Coined by fan and writer Wilson "Bob" Tucker in 1941. The term was originally derived from the term horse opera and thus indirectly from soap opera, to describe a specific, hackneyed science fiction writing style.
- (initially derogatory) A subgenre of speculative fiction or science fiction that emphasizes space travel, romantic adventure, and larger-than-life characters often set against vast exotic settings.
1941 January, Tucker, "Bob", Le Zombie, number 36, page 9:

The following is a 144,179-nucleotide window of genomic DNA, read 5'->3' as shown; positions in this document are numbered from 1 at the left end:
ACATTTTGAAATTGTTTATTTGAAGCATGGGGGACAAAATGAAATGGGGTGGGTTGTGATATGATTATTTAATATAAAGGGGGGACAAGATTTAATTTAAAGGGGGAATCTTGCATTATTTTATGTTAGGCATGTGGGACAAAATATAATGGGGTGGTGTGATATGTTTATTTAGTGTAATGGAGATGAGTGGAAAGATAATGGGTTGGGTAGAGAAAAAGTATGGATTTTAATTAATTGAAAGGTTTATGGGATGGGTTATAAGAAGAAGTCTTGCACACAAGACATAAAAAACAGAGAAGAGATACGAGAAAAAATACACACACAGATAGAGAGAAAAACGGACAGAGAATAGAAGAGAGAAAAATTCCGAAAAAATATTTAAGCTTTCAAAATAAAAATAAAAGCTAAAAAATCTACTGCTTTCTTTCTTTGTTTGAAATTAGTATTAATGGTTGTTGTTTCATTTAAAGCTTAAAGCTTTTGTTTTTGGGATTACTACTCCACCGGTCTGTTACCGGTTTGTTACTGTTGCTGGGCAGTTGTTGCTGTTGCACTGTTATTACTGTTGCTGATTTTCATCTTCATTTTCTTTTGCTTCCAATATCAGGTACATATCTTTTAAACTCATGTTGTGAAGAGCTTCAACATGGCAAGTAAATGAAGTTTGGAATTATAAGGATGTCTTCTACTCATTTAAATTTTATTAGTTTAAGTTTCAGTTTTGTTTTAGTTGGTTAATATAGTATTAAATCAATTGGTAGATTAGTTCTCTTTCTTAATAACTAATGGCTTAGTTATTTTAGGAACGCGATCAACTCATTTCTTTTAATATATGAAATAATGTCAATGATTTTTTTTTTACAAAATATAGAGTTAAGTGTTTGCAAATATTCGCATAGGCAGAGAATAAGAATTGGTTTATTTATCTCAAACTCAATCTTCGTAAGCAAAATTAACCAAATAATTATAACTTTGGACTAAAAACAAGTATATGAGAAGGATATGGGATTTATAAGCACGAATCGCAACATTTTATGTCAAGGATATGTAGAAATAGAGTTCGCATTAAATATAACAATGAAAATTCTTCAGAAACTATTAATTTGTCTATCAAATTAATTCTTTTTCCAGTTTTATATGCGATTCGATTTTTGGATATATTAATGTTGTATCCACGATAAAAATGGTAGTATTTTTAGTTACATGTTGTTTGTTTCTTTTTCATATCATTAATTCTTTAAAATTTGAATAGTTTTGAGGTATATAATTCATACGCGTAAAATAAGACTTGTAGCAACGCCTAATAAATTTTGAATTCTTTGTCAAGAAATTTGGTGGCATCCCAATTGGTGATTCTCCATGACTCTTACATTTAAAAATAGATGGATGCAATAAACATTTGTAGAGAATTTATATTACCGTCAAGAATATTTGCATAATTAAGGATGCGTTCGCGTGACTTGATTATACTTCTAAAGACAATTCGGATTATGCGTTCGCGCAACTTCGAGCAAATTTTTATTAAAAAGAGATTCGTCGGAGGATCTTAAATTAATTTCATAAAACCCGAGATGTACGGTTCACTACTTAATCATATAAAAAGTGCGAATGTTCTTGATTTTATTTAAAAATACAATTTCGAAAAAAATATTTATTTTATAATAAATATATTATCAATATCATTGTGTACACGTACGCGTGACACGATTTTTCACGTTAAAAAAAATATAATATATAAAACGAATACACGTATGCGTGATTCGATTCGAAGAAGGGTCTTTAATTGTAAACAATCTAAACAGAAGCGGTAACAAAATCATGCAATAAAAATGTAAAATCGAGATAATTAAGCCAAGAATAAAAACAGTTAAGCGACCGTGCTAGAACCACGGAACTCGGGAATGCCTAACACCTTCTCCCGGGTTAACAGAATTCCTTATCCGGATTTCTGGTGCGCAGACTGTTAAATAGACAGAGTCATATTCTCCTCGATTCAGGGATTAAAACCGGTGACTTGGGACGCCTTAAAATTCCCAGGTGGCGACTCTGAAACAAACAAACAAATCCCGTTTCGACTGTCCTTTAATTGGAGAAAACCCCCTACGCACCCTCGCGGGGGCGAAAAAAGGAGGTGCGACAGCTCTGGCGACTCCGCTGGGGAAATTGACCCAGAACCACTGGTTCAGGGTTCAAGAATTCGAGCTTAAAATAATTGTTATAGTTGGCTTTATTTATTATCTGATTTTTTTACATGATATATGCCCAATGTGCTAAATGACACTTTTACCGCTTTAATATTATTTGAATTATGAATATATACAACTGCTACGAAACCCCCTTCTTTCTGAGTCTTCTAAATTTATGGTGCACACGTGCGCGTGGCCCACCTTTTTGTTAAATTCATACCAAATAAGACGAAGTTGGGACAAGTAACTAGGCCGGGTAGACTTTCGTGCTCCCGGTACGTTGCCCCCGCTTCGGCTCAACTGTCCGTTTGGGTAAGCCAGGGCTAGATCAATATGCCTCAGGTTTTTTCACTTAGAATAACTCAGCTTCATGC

- SUGGESTION DEPT: In these hectic days of phrase-coining, we offer one. Westerns are called "horse operas", the morning housewife tear-jerkers are called "soap operas". For the hacky, grinding, stinking, outworn space-ship yarn, or world-saving for that matter, we offer "space opera"
- A subgenre of speculative fiction or science fiction that utilises serialisation.
- (countable) A work or production in this style.
subgenre of speculative fiction or science fiction that utilizes serialisation